It was a fitting contrast Thursday, the NBA announcing that nine more players had tested positive for COVID-19 amid reports that the league was closing in on plans for the eight teams left out of the Orlando title chase to gather for meaningless games.
It was another case of good intentions causing well-deserved head-shaking.
There certainly are days now when it’s worth wondering just how worthwhile a venture it is for the NBA to restart a season that was suspended on March 11 because of the coronavirus.
At that time, the NBA pulled the plug immediately after learning about the first positive test. Now nine positive tests merit a shrug and a willingness to send teams whose seasons really were lost months ago into the unknown.
Even in the Orlando bubble at Disney’s Wide World of Sports Complex, where the league and the National Basketball Players Association have worked with doctors and scientists for months to try to close the potential leaks for the virus, players steadily have opted to sit this one out despite having a chance to win an NBA championship.
If you believe that the NBA can keep the virus out, then why do you see coaches, who are at a greater risk because of age or underlying conditions, already announcing they are staying home?
But the real question today is this — how do we explain putting the bottom eight teams in a second bubble with nothing to play for but breaking a sweat? These are teams that couldn’t even mount the argument that the Washington Wizards have to be part of the title chase. The Wizards were 24-40 when the season shut down, and they’re in. So, really, these teams didn’t exactly distinguish themselves in the first 60-some games that were played.
The Knicks are in that mix, but while the league tries to figure out a way to appease the teams that believe it’s unfair to have them enter next season without having played a game for at least nine months, they are on the other side of the argument.
Busy with a coaching search right now as new team president Leon Rose and his staff make their way through remote interviews with 11 candidates, the Knicks have no interest in slipping into this bubble.
And for a franchise that clearly hasn’t gotten a lot right for two decades, this decision makes sense.
The Knicks want to gather for workouts, but they see no reason or upside to heading into a bubble with seven other teams. Their preference is to get a coach in place this month and then put their players in a minicamp with the coach. Aside from limiting the contact, the advantage is that they can control the play, scrimmage if they like and learn the system the new coach wants to implement.
If it’s Tom Thibodeau, as many expect it will be, this will give him a head start in terms of teaching the young players how to play defense the way he wants and introducing them to the level of work he will demand. As for the veterans on the team — including eight potential free agents — it will give them a chance to show the new coach that they want to be a part of what he’s building.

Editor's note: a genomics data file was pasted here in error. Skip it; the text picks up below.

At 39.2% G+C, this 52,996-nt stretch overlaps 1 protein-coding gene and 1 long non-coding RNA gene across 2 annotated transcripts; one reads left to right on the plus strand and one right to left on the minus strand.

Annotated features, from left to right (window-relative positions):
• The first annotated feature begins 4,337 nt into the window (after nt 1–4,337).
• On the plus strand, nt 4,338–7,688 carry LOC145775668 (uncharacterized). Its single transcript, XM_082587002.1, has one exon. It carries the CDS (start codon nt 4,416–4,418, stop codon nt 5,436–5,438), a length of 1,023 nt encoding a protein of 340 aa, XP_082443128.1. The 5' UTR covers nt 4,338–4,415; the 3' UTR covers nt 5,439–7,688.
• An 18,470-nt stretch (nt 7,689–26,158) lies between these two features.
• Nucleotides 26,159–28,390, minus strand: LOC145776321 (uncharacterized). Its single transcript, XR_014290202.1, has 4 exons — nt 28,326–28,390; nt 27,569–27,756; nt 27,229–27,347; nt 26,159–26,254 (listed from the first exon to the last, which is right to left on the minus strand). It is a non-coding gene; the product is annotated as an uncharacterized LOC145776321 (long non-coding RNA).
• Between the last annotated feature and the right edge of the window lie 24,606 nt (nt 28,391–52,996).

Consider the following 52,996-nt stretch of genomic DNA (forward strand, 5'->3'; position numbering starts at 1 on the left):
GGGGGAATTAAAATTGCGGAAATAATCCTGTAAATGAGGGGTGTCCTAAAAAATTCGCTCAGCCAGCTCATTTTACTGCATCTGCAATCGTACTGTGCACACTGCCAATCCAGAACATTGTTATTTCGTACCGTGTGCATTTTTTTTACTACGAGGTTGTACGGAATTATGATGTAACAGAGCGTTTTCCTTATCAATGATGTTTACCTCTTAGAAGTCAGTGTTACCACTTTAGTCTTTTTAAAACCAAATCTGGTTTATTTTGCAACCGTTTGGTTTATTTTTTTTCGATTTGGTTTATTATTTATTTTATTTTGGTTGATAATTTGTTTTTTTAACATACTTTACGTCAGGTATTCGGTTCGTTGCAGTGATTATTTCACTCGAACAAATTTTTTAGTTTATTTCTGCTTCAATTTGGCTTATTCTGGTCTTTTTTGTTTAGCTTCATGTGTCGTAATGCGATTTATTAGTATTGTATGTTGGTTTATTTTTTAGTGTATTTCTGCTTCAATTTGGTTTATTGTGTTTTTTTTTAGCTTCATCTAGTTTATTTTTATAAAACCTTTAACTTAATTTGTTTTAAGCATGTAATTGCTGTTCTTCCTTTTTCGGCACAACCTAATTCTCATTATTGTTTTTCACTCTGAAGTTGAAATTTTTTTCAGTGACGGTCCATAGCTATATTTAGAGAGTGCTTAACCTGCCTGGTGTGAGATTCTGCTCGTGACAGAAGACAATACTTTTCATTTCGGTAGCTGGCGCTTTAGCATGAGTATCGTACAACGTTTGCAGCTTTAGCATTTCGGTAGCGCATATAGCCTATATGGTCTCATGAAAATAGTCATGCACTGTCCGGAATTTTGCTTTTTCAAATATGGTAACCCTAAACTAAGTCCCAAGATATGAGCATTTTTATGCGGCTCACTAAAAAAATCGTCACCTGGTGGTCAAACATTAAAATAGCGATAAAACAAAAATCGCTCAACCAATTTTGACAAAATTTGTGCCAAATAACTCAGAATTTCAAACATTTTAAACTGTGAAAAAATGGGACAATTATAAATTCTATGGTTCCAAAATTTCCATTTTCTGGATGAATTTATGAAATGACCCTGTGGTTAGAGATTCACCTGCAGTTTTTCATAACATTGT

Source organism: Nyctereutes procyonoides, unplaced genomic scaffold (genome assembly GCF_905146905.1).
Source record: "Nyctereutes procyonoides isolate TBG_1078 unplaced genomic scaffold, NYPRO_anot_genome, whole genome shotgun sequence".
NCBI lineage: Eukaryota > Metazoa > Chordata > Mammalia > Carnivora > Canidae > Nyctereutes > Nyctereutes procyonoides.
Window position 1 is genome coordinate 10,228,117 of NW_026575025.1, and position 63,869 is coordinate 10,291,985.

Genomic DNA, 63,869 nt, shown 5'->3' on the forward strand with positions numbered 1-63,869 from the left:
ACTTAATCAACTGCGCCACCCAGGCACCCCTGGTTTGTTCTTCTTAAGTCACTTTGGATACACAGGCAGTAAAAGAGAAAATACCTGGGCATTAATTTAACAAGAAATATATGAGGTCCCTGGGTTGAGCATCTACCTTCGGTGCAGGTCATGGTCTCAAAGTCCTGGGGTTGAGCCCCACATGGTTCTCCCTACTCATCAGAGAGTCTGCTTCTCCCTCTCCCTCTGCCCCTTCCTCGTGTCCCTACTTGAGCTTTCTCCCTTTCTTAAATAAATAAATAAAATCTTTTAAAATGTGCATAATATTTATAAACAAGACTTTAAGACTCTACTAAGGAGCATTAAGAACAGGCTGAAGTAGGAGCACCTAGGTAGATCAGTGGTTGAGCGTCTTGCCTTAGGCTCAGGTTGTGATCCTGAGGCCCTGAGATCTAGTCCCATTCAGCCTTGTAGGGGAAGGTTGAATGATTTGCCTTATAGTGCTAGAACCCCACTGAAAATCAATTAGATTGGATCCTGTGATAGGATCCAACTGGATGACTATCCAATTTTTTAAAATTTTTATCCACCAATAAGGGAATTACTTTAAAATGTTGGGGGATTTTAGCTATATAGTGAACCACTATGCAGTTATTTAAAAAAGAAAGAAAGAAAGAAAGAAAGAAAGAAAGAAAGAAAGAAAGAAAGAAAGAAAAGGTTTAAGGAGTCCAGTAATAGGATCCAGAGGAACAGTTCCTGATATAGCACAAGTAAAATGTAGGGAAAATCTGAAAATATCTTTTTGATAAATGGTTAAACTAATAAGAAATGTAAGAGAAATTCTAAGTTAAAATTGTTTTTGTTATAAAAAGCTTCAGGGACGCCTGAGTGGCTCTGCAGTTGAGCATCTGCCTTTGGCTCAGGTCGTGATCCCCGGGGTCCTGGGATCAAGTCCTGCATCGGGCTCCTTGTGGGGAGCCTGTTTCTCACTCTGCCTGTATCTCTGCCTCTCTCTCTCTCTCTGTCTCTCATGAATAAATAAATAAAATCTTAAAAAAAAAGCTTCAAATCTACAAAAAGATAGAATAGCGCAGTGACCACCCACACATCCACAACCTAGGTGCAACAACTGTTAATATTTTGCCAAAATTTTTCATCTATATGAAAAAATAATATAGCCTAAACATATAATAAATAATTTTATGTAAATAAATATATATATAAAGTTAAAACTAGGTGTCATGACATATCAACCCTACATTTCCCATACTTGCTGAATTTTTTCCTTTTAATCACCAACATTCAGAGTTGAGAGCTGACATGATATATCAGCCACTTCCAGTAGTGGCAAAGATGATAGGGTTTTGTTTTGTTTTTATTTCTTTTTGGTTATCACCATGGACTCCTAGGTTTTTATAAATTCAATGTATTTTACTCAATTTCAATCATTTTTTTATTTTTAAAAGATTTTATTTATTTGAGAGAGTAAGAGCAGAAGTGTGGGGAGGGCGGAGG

Those are legitimate reasons for the Knicks to lobby for what they want — and what they’d really like is two camps, one in August as the 22 teams are playing their eight-game seeding schedule and another after the draft to serve what the summer league normally would: a chance to get their draft picks under the management of the coaching staff.
That could be particularly important for a franchise like the Knicks, who are in flux right now and are holding three of the top 38 picks in the draft, which is scheduled for October.
Still, as the COVID-19 cases soar, it’s hard to imagine that even one team can keep its players and staff safe at its practice site. The NBA tried to implement safety measures for players and teams as it headed into the first phase of the restart, and we already have seen 25 positive tests despite the guidelines for distancing.
As the league and the NBPA have attempted to appease the lower-tier teams that want to play, NBPA executive director Michele Roberts has maintained that she would not subject players to the risk unless the health protocols were identical to those being used for the teams in the Orlando bubble.
“Candidly, while I appreciate that there will be a bit of a layoff, I think there are some things these teams can do to get the guys that are not playing some [benefit] by their not being involved in Orlando,” Roberts said in a conference call last week. “But unless we could replicate in every way the protocol that’s been established for Orlando, I’d be — I’m being tame now — suspicious.
“I think there are conversations that could be had if there’s anything we can do with the other eight teams. I know there are some players, particularly young players, that seem concerned they’re not getting enough [opportunities]. I think our teams are incredibly smart and creative and can come up with ways to get their guys engaged — if not now, before the season starts.
“But I am very concerned, and frankly, my concern aside, our players, our teams are very concerned about any — in terms of play that doesn’t have the same guarantees of safety and health that we’ve provided for the teams in Orlando,” she added. “So yeah, never say never, but there’s a standard. It’s a standard that’s got to be met, and if it’s not met, next question, as far as I’m concerned.”
The polite speech from Roberts leaves out the obvious — if the 22 teams are gathering in Orlando for a chance at a championship, as well as to uphold television contracts and preserve the collective bargaining agreement, the other teams being placed together would be a risk taken for no good reason.